This activity is meant to be instructive. I won’t ask you to submit your code or plots.
Let be an -element vector. Its DFT is the vector defined by
where . (In class yesterday, we had a factor of in front of the above sum. I’m dropping this because MATLAB uses different conventions.) Suppose for some function defined on . Then
The sum in this expression is a “left endpoint” Riemann sum approximation to using a subdivision of into equal subintervals of width . Thus, . This means that we can approximate the Fourier coefficients of a function by computing the DFT of the vector with .
The Fast Fourier Transform is an algorithm for computing the DFT very efficiently. In MATLAB, invoking fft(x) gives you the DFT of the vector x. (Note that MATLAB indexes vectors starting from 1 rather than from 0. From the perspective of the mathematics of the DFT, it’s better to start indexing from 0 as above. Keep this shift in mind.) Let’s repeat some of the calculations of last week’s lab using the fft command. The FFT algorithm works best on vector of length . So let N=2^7, say, and set t=0:2*pi/N:(2*pi-2*pi/N);. We’ll start with the step function x=t<pi;. Let y be its DFT, i.e., set y=fft(x);. Now let’s try to reconstruct x from y. Initialize the vector and, for various small values of m, perform:
s = s + y(k)/N*exp(i*(k-1)*t);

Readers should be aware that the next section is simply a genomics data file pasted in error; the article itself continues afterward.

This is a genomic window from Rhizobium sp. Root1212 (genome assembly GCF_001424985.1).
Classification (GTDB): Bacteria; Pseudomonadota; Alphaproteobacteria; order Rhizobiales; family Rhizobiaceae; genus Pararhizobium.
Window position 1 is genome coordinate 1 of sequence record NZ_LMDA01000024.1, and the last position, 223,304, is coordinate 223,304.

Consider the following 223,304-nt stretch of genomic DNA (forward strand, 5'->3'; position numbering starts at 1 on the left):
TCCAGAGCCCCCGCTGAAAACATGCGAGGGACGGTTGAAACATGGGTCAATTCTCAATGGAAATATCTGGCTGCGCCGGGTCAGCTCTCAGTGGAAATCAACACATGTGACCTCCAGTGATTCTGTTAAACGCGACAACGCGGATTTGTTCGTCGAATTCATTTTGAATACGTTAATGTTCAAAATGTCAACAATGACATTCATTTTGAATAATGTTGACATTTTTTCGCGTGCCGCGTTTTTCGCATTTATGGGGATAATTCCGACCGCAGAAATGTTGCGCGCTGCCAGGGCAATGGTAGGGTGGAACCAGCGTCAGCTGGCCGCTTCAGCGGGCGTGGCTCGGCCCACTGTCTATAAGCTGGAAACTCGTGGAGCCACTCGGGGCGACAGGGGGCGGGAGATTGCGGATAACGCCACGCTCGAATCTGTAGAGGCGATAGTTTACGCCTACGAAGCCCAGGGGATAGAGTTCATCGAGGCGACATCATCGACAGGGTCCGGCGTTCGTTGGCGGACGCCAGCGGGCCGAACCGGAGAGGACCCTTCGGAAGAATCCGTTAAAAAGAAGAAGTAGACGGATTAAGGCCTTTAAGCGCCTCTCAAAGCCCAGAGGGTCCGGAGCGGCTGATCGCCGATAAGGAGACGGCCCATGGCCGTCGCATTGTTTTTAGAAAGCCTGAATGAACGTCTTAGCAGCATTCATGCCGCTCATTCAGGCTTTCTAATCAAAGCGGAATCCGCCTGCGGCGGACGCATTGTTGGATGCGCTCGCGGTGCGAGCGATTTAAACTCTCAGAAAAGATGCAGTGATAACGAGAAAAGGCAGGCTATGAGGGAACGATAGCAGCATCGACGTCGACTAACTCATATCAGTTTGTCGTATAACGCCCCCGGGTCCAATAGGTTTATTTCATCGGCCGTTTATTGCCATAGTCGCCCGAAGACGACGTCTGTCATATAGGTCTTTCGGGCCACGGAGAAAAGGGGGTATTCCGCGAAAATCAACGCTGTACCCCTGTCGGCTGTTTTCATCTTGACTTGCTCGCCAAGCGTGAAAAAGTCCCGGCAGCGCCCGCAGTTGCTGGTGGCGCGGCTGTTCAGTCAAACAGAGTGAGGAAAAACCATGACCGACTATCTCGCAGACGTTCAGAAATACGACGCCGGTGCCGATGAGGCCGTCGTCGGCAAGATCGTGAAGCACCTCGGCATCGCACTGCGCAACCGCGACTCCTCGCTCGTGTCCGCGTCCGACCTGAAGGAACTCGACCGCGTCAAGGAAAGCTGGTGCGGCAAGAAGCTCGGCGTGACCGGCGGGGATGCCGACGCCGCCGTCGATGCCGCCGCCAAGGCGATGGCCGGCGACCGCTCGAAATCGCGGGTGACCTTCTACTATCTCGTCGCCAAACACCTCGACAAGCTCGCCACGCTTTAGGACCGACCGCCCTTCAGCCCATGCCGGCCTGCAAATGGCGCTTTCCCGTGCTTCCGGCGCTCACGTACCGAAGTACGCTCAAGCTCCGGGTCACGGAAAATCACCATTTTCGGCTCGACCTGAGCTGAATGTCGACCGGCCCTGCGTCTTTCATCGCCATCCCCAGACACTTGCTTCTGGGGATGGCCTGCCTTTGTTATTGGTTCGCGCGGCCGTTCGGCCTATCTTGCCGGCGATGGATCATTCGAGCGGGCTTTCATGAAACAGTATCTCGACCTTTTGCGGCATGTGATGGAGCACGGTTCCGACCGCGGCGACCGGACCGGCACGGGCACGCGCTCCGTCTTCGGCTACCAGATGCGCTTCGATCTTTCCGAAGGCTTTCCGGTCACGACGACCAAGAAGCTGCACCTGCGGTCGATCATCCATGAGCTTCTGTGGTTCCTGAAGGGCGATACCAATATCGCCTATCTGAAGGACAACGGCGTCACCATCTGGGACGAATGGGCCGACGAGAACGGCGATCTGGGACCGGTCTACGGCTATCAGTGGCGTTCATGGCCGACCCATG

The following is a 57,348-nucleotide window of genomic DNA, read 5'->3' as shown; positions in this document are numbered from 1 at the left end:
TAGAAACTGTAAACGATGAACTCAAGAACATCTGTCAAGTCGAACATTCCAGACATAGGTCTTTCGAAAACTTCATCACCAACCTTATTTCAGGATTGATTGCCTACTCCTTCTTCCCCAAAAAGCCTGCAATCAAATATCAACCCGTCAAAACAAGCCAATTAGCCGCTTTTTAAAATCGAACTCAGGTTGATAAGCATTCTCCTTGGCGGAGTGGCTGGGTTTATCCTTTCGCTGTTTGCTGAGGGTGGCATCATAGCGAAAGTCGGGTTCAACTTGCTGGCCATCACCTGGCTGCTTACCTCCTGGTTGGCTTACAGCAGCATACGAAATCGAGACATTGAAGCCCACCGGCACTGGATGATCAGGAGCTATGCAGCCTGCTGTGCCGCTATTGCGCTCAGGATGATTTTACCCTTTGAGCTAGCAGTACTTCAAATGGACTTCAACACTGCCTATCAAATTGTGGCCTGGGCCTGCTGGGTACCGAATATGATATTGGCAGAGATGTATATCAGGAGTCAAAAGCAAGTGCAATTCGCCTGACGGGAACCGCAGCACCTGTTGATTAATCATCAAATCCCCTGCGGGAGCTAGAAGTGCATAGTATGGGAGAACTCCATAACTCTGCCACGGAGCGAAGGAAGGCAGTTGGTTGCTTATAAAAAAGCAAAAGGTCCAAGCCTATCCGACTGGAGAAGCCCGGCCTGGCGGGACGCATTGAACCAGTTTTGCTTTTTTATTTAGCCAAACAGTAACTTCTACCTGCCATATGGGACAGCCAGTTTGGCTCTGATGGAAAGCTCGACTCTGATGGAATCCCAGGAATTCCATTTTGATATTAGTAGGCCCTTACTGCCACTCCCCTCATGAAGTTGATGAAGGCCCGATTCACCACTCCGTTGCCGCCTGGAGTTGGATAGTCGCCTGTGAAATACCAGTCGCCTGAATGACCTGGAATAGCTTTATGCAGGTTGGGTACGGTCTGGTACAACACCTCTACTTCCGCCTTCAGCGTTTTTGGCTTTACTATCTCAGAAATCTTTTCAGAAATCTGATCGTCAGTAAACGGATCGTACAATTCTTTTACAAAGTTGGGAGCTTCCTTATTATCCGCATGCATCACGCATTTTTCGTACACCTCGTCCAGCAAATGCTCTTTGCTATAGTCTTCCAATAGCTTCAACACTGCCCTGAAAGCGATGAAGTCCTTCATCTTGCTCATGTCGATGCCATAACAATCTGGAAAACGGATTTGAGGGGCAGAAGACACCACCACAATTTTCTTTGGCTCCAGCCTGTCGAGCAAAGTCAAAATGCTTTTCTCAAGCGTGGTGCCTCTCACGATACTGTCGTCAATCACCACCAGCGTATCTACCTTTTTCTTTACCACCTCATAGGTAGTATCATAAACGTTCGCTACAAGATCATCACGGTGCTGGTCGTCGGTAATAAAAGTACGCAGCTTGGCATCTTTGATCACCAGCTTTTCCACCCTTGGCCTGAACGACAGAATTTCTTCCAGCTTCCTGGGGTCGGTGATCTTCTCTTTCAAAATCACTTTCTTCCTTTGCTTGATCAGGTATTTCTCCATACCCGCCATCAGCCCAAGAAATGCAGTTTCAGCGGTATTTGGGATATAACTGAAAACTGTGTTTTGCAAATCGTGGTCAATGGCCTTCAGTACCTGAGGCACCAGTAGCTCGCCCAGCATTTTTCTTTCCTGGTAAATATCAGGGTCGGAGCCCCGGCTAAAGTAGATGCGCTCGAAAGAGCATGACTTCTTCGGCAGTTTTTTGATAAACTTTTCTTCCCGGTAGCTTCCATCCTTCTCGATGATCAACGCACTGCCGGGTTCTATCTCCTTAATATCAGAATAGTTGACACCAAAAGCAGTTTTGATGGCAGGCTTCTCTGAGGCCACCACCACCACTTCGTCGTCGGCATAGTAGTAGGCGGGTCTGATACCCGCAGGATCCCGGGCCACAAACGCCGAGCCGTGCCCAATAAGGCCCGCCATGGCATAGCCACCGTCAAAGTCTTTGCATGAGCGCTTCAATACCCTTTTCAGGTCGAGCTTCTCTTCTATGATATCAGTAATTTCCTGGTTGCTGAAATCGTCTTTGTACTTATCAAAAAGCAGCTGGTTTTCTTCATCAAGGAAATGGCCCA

Do the graphs look right? Plot x and s on the same graph: plot(t,x,t,s). Something’s off. What’s going on?
Let’s try a different function. Let x=[t(1:N/2) t(N/2)-t(1:N/2)];. (Plot it and figure out why the command you just pasted in gives you the graph you see.) Now run through the above process with this x. Still doesn’t look right…
Wait a second. The Fourier series of a function is . We’ve been ignoring the terms with . No wonder our pictures are wrong! Even though for doesn’t make sense, we recall that if is real-valued, then . Let’s take this into account:
s = s + y(k)/N*exp(i*(k-1)*t) + conj(y(k))/N*exp(i*(1-k)*t);
That’s more like it! Try a few more functions x like the ones you worked with last week.
Finally, I’d like to acquaint you with a nice command. Check out stem(y), stem(abs(y)) and compare them with plot(real(y)) and plot(abs(y)). Since DFTs are just N element vectors, a “plot” of them should just be N points not connected by lines. This is what stem gives you. It’s really nice for visualizing discrete signals in the frequency domain, especially when N isn’t too big so the circles it plots don’t start overlapping. What interesting symmetries do you observe in these stem plots?